The U.S. dollar gained against a basket of currencies on Friday. As the diplomatic tensions are rising between the United States and China, the demand for safe-haven currencies increased.
China’s treatment of the former British colony of Hong Kong became another reason for the stressed relationship between the countries. U.S. President Donald Trump also blamed China for the spreading of coronavirus and incorrect handling of outbreaks.
Yukio Ishizuki, the FX strategist at Daiwa Securities in Tokyo, noted that there had been problems between the United States and China for quite a while now. According to him, some very short-term players are changing positions from one day to the next, which makes it difficult to see the trend. However, it looks like the dollar is being supported overall.
On Friday, the greenback climbed up by 0.24% to $1.0925 per euro, after rising by 0.3% in the previous session. The currency is also at 0.9715 against the Swiss franc. Meanwhile, Sterling remained steady at $1.2216. But traders expect that the new data, which is due later on Friday, will show a plunge in British retail sales.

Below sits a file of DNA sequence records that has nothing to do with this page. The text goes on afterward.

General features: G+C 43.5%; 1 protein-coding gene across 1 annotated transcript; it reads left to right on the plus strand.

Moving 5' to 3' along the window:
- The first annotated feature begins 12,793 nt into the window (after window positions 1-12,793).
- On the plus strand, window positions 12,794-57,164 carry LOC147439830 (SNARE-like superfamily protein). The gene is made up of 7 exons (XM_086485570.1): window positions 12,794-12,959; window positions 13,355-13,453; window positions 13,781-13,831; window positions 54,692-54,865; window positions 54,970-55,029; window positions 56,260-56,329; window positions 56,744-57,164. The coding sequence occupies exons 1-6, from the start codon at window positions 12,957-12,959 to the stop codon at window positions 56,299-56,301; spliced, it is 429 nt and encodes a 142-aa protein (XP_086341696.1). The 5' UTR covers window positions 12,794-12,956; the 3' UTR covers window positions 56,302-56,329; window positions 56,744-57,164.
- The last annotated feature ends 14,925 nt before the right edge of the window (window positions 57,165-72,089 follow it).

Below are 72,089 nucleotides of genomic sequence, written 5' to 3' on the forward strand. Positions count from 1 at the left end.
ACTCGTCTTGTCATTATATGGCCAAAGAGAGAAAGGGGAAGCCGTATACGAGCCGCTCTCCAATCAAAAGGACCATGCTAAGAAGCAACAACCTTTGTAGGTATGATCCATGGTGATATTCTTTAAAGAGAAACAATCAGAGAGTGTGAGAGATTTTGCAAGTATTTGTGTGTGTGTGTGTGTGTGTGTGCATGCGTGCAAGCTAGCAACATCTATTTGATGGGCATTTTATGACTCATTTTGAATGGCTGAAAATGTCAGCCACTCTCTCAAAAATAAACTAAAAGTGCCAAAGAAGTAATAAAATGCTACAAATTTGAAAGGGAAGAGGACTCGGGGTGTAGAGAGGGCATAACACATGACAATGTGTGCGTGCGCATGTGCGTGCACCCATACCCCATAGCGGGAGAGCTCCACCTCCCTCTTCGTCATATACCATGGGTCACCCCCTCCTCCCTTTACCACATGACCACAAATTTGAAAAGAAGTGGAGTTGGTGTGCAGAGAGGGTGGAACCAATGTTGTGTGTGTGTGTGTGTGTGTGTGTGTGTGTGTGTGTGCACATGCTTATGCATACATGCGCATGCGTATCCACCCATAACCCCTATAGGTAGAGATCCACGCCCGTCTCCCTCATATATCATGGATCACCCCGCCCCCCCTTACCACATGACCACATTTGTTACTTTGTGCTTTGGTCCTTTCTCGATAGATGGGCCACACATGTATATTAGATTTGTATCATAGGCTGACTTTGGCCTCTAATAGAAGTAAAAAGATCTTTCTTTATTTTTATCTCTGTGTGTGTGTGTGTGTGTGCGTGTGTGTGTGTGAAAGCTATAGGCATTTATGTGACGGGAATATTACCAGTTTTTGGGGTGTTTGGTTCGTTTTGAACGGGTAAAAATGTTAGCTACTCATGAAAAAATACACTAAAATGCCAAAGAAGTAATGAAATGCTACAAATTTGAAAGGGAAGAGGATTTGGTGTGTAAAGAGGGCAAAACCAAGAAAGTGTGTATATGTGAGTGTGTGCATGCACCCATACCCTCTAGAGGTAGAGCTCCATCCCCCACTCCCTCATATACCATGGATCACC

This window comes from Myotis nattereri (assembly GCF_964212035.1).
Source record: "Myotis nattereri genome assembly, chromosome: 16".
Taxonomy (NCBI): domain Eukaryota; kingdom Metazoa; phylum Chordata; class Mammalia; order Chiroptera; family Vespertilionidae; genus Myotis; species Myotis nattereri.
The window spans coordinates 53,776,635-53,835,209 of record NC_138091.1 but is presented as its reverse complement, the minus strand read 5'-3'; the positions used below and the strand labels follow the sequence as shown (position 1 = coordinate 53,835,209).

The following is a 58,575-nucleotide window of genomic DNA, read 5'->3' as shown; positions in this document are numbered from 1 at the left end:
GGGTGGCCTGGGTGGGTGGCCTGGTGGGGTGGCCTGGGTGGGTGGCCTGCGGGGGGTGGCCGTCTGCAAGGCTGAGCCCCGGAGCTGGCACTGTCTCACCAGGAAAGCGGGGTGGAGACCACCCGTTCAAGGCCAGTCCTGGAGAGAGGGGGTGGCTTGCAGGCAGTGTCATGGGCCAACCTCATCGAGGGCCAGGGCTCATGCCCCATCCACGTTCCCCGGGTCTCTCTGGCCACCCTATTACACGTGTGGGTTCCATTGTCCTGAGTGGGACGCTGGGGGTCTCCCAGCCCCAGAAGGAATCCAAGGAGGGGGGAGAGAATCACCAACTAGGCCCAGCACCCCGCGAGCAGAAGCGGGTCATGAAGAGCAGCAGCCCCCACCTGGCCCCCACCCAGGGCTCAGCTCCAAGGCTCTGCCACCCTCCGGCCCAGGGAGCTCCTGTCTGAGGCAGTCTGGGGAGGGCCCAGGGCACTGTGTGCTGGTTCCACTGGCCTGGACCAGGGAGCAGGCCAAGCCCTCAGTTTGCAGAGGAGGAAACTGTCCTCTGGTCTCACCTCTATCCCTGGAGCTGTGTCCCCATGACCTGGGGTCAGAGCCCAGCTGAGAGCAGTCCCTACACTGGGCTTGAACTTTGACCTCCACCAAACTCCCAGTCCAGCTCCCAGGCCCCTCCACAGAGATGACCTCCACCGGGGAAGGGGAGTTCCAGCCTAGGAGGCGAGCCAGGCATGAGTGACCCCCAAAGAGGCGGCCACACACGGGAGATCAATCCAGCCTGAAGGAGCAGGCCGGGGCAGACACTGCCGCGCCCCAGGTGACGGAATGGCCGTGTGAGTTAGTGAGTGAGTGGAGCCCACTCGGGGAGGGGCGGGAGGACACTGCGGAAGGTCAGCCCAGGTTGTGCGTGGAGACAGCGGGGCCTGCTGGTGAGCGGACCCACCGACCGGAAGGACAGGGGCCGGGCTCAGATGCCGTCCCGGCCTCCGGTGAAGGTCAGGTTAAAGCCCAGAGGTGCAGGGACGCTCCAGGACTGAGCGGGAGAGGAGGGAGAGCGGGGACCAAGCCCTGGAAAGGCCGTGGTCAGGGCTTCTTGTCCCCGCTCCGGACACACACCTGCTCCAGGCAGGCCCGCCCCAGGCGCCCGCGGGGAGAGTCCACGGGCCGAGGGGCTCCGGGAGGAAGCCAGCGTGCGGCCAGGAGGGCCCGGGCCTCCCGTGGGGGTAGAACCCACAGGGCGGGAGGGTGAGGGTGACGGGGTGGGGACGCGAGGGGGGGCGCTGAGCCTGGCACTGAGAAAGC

What about Asian currencies?
The safe-haven yen jumped, reaching 107.46 against the greenback. Japan’s currency also soared by 0.6% against the Aussie and increased by 0.4% against the kiwi.
On Friday, the Bank of Japan concluded the details of a lending scheme for small companies suffering from the coronavirus pandemic at an emergency meeting. However, the results of this meeting haven’t influenced the yen yet.
On the other hand, the Chinese yuan hit a 1-1/2 month low. Even though the new tensions added some pressure to the yuan, the currency still managed to find some support after policymakers in Beijing issued new stimulus measures. It traded at 7.1210 against the dollar by the end.
The Australian and New Zealand dollars also declined due to their connection with the yuan. The Australian dollar lowered by 0.49% to $0.6535, while the New Zealand dollar dropped to $0.6106.